I have not, however, been able to cull them myself so far dispute knowing the sense of it. After my last trip with Aerial when I stayed with her through the procedure I vowed not to do it again - chickens are not easy to put to sleep like a cat or dog. Not that Aeriel knew anything of the difficulty after the first couple of seconds.
I could have saved her a car journey though.
Anyway, I'm trying to avoid being in that situation, if reasonably possible, with Bonnie at the mo and, I think, her number is not up just yet!
It would be nice if she got her digestive system in order before growing a new pair of pantaloons :)

I do feel I should say this though - any situation of what we we would normally think of as a peritonitis (an egg peritonitis usually) is not reasonably treatable even if success is a possibility (which it almost invariably isn't.) However, I am glad that I did decide to try with Bonnie last year as it was obviously not the usual forgone conclusion. It did involve antibiotics (as pills so only she had them) but we are not in a global mess because of that kind of use. We are in a mess because the poultry industry made a routine habit of treating 20,000 bird flocks as a precaution (and pigs, and sheep, and cows, and humans with a bit of a cold) right through the 50's, 60's and 70's and dumping the surplus and arisings down the drain. They wouldn't have been impressed by the soft notion of a pet chicken either.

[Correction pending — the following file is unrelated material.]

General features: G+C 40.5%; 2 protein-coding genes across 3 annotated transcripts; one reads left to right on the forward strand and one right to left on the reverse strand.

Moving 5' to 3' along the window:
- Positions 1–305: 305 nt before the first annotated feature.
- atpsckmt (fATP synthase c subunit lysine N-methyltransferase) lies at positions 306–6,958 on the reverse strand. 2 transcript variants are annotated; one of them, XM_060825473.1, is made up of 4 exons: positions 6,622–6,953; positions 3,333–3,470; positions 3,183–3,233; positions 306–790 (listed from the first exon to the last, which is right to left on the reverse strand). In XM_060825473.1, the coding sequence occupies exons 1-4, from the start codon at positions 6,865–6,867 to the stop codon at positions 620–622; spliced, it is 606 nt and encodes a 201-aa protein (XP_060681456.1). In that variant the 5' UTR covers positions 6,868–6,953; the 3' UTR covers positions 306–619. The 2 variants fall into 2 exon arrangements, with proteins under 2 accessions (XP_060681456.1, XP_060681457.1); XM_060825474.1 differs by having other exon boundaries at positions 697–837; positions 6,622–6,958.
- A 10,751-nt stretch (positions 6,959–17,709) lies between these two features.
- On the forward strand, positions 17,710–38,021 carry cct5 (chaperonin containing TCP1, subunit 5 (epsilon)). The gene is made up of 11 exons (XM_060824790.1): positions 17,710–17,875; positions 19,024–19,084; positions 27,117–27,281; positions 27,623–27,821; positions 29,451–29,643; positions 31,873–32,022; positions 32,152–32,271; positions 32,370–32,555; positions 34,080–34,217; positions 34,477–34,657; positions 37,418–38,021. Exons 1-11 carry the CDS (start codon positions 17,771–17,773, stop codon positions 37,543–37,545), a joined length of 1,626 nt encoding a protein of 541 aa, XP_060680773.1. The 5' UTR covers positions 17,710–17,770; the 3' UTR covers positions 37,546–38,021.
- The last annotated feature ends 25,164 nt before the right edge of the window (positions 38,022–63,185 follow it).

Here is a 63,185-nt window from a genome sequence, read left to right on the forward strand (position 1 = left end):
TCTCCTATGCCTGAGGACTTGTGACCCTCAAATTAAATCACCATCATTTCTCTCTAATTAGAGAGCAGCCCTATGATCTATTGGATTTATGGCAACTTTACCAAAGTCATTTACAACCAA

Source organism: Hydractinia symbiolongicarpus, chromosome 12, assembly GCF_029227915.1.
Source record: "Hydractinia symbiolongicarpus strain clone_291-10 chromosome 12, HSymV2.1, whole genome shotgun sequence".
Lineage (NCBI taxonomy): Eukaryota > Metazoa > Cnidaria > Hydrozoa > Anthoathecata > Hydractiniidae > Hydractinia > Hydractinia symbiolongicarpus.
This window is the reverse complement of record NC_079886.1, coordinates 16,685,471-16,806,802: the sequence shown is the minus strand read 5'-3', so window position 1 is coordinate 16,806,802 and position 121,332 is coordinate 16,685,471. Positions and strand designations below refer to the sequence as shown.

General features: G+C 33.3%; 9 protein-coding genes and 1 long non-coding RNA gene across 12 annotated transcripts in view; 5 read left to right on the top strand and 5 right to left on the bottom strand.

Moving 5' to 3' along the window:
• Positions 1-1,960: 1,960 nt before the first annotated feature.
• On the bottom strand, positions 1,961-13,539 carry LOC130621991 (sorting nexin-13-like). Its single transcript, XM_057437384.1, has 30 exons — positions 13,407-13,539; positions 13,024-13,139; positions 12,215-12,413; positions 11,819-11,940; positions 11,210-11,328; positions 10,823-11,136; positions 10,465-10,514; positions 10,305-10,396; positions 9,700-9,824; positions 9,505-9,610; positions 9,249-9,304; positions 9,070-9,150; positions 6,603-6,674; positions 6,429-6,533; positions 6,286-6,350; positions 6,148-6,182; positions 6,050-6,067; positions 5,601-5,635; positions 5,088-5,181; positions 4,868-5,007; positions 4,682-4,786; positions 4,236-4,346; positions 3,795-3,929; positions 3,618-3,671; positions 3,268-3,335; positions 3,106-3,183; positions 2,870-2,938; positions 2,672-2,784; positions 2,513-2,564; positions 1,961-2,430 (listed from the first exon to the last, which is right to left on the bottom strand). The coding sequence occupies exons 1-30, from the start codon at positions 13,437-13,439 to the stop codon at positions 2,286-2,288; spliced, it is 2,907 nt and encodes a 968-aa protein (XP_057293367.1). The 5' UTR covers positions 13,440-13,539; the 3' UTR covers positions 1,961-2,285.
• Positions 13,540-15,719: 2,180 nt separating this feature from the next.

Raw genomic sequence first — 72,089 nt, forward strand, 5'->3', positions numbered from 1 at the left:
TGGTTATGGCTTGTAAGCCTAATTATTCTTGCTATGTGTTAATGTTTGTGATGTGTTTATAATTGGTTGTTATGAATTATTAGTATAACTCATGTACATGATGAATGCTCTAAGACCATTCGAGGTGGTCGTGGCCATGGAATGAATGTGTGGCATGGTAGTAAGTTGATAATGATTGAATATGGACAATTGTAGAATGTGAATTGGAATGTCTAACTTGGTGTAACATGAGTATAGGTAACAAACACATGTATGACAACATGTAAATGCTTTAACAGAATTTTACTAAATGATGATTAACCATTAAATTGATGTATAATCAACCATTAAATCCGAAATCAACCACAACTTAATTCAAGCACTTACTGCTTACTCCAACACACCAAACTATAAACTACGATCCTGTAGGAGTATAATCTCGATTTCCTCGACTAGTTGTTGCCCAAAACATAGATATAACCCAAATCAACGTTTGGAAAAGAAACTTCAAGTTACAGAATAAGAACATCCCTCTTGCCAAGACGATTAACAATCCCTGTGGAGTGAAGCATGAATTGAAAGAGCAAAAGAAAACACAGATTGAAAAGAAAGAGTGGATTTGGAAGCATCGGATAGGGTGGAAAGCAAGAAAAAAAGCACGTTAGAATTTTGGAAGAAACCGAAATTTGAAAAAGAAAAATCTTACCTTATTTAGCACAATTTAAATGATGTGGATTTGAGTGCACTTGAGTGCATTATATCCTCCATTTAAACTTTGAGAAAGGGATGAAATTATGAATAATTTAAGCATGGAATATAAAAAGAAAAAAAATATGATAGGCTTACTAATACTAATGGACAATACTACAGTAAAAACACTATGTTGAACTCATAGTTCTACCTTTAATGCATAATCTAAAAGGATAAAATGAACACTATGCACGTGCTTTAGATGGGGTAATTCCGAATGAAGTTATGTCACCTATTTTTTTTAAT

Anyway. There is an evolutionary reason for grief so its pretty unavoidable. Thats a lot of plastic in the landfill. Keeping chickens is a delight. I don't really get social media I think. XXX

Re: Wet droppings (grey green)

Posted: Thu Oct 11, 2018 10:49 pm
by LadyA
Oreganico (and Herban) is a strong oregano oil. Oregano oil has natural antibiotic properties. It may be coincidence, but it does seem to have been helpful several times in clearing up runny tummies. I suppose because there wasn't a serious underlying cause.

Re: Wet droppings (grey green)

Posted: Thu Oct 11, 2018 10:56 pm
by rick
Thanks LadyA. It must be down to the wrong gut bacteria for some reason. Her crop has been going down but there is a ball of something in there and I'm thinking feathers still.) You mean antibacterial properties! Sounds good!

Re: Wet droppings (grey green)

Posted: Thu Oct 11, 2018 11:00 pm
by LadyA
rick wrote:
Thu Oct 11, 2018 10:56 pm
Thanks LadyA. It must be down to the wrong gut bacteria for some reason. Her crop has been going down but there is a ball of something in there and I'm thinking feathers still.) You mean antibacterial properties! Sounds good!
Yes, I meant antibacterial! Got auto "corrected"! :-)01